by Staff Writers
Moscow (Sputnik) May 26, 2016
Vinicio Montoya de Leon, a 49-year old native of Guatemala, is set to become the first Central American astronaut in history by late 2018 - early 2019. The chain of events that led an ordinary Guatemalan dentist to become a successful candidate for a space flight is nothing short of remarkable. "My life used to be pretty erratic, but after getting into a traffic accident I reexamined my priorities. I realized that there's one thing in the world that money can't buy - life. So I decided to live it to the fullest," Montoya told Sputnik.
This decision led Montoya to accomplish a number of feats, including climbing Mount Everest, scuba and sky diving, and working as a fireman. And eventually, a company that supported him in his endeavors suggested that he should enroll into an astronaut training course run by a private US enterprise as part of the suborbital flight program.
This training program effectively allowed Montoya to become an astronaut candidate for NASA, but as the stalwart Guatemalan managed to endure almost all of the trials put before him, the final test proved to be too much: since Montoya wasn't part of any national space agency, the only way for him to become a NASA astronaut candidate was to become a US citizen.
"A thing's value is determined by how much you pay for it. But to renounce my nationality would've been way too much. I'm proud to be a Guatemalan," Montoya stated.
At first Montoya didn't know what to do, but then a meeting with Japanese astronaut Mamoru Mohri set him back on track. "I asked him about what should I do, and he told me "Talk to the Russians. They have a very open-minded philosophy when it comes to space," he reminisced.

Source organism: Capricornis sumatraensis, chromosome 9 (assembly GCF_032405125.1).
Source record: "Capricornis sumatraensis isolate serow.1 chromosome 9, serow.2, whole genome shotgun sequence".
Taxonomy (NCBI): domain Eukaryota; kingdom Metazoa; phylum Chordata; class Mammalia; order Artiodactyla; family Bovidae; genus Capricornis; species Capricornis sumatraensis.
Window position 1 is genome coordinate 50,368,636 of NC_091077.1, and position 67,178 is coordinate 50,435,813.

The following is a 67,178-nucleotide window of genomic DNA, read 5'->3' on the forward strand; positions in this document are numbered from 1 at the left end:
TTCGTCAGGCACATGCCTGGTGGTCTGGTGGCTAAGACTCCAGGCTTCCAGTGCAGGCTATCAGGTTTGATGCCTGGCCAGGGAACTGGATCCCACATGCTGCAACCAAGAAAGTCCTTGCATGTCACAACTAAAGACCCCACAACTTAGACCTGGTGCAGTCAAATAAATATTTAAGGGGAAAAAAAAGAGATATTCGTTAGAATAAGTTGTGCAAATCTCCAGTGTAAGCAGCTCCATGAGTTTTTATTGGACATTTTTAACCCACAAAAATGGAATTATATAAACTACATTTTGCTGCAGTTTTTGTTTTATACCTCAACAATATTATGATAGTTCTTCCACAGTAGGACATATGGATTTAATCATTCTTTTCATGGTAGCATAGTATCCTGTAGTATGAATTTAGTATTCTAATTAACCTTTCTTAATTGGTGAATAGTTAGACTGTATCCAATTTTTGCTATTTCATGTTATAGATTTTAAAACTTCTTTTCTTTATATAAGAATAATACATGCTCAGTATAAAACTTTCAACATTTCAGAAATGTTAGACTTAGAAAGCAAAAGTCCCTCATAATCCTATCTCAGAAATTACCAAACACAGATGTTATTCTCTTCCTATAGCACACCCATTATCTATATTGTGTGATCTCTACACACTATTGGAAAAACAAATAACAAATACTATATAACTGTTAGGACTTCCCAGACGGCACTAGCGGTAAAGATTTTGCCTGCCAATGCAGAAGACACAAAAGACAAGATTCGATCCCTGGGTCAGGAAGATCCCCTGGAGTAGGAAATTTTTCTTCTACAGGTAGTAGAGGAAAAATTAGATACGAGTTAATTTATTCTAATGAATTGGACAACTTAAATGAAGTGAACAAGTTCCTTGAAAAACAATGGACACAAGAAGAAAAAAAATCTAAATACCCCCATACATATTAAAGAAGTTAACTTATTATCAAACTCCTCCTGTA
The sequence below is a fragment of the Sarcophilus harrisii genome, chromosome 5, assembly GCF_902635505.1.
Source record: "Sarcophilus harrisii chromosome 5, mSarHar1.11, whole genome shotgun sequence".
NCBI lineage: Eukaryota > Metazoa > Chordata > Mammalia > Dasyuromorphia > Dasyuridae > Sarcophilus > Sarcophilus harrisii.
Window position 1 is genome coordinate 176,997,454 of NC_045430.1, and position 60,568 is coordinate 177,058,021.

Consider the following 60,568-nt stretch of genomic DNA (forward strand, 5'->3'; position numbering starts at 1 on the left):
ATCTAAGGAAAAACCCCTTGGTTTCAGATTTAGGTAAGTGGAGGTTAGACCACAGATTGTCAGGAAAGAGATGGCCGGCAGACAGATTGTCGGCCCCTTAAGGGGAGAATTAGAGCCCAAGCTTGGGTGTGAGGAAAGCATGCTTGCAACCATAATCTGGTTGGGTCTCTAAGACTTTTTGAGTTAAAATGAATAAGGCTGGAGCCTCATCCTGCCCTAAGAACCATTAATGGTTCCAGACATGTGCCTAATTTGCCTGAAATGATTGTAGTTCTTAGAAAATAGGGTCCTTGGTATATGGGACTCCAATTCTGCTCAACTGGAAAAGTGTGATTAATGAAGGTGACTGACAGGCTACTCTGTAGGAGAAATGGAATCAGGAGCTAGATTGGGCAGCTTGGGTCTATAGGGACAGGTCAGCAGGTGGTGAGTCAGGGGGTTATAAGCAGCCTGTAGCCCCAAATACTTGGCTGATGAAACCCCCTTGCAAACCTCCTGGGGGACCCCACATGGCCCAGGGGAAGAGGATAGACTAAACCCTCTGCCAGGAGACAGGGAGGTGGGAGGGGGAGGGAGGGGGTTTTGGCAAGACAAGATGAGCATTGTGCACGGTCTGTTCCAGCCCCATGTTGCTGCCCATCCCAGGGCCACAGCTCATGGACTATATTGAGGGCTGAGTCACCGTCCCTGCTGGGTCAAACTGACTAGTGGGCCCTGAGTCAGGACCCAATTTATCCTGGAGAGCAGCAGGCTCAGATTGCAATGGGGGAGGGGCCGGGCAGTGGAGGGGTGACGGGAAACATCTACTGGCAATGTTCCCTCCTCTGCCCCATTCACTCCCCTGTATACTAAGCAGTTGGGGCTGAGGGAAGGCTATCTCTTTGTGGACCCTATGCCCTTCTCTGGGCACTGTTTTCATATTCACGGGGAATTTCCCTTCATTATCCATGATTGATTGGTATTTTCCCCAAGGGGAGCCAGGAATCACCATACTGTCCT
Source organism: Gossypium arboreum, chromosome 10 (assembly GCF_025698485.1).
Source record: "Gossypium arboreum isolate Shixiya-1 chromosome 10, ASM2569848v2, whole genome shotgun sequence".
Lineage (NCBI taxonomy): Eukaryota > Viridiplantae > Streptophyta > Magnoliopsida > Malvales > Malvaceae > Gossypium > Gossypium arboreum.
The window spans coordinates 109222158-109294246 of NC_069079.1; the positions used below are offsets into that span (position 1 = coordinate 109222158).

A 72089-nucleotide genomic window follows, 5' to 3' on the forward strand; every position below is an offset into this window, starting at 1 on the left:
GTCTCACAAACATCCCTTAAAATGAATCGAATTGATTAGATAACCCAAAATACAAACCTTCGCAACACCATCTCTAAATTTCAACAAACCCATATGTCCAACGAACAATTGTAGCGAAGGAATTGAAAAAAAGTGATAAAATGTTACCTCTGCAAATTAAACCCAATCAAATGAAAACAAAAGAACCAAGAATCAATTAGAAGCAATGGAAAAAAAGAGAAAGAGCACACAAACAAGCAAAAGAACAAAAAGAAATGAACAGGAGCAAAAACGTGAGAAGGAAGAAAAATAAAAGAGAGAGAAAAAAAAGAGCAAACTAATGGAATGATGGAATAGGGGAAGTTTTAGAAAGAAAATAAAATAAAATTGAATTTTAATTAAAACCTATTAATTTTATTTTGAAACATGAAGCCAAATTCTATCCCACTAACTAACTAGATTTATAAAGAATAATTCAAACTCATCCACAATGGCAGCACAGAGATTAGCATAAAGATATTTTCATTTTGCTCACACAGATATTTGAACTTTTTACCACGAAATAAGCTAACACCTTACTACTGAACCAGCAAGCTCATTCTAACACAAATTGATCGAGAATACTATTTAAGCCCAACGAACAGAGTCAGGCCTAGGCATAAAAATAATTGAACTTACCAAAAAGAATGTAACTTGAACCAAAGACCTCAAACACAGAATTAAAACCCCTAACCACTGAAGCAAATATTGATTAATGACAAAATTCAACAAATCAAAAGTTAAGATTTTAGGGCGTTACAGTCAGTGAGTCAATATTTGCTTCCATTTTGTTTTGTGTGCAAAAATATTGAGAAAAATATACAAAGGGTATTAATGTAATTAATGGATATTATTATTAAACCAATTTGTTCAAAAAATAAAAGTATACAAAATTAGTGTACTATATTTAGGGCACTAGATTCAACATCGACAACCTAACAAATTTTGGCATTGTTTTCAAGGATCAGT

Taking Mohri's advice to heart, Montoya eventually managed to convince the Guatemalan government to help him and send an official request to Russian Foreign Minister Sergei Lavrov during his visit to the country. The Russian statesman in turn approved of this plan and helped put it in motion.
After receiving an invitation from Roscosmos, Montoya, along with his wife Julia and his son Joaquin, arrived in Moscow. There he visited the Yuri Gagarin Cosmonaut Training Center and met with the head of the facility. He also met with two Russian cosmonauts who took part in the ISS Expedition 51.
"We talked, and their reaction was very positive, even comradely. One of them said that it would've been great to embark on a space expedition like that: two Russians and one Guatemalan," Montoya chuckled.
Even after Montoya finishes his training, he still faces a wait to head off into space, as there are no open spots on orbital expeditions until 2018.
"I believe that space erases borders. The geopolitical issues that matter so much on Earth lose their merit in space. And I do hope that these lessons would help us here, on the surface," said the man who is very likely to become Guatemala's first cosmonaut.
Source: Sputnik News
Space Tourism, Space Transport and Space Exploration News
|The content herein, unless otherwise known to be public domain, are Copyright 1995-2017 - Space Media Network. All websites are published in Australia and are solely subject to Australian law and governed by Fair Use principals for news reporting and research purposes. AFP, UPI and IANS news wire stories are copyright Agence France-Presse, United Press International and Indo-Asia News Service. ESA news reports are copyright European Space Agency. All NASA sourced material is public domain. Additional copyrights may apply in whole or part to other bona fide parties. All articles labeled "by Staff Writers" include reports supplied to Space Media Network by industry news wires, PR agencies, corporate press officers and the like. Such articles are individually curated and edited by Space Media Network staff on the basis of the report's information value to our industry and professional readership. Advertising does not imply endorsement, agreement or approval of any opinions, statements or information provided by Space Media Network on any Web page published or hosted by Space Media Network. Privacy Statement|